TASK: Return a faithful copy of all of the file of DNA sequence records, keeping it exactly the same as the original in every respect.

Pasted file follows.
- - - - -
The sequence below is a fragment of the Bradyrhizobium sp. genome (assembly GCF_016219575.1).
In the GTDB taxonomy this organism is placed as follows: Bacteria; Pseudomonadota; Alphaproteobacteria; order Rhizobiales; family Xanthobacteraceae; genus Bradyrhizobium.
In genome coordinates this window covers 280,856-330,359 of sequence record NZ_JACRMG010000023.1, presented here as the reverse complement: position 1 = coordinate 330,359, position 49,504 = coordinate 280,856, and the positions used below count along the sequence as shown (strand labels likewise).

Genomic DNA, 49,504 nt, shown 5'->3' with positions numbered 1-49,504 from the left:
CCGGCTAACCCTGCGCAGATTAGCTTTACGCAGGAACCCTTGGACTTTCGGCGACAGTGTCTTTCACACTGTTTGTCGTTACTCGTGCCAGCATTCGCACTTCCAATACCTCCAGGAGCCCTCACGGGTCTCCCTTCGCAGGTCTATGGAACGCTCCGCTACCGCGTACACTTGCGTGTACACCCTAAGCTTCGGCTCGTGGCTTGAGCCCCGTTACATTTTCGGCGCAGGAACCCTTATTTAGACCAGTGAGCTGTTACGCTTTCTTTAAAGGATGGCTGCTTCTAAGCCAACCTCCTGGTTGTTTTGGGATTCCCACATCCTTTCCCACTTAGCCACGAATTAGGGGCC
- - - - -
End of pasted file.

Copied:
The sequence below is a fragment of the Bradyrhizobium sp. genome (assembly GCF_016219575.1).
In the GTDB taxonomy this organism is placed as follows: Bacteria; Pseudomonadota; Alphaproteobacteria; order Rhizobiales; family Xanthobacteraceae; genus Bradyrhizobium.
In genome coordinates this window covers 280,856-330,359 of sequence record NZ_JACRMG010000023.1, presented here as the reverse complement: position 1 = coordinate 330,359, position 49,504 = coordinate 280,856, and the positions used below count along the sequence as shown (strand labels likewise).

Genomic DNA, 49,504 nt, shown 5'->3' with positions numbered 1-49,504 from the left:
CCGGCTAACCCTGCGCAGATTAGCTTTACGCAGGAACCCTTGGACTTTCGGCGACAGTGTCTTTCACACTGTTTGTCGTTACTCGTGCCAGCATTCGCACTTCCAATACCTCCAGGAGCCCTCACGGGTCTCCCTTCGCAGGTCTATGGAACGCTCCGCTACCGCGTACACTTGCGTGTACACCCTAAGCTTCGGCTCGTGGCTTGAGCCCCGTTACATTTTCGGCGCAGGAACCCTTATTTAGACCAGTGAGCTGTTACGCTTTCTTTAAAGGATGGCTGCTTCTAAGCCAACCTCCTGGTTGTTTTGGGATTCCCACATCCTTTCCCACTTAGCCACGAATTAGGGGCC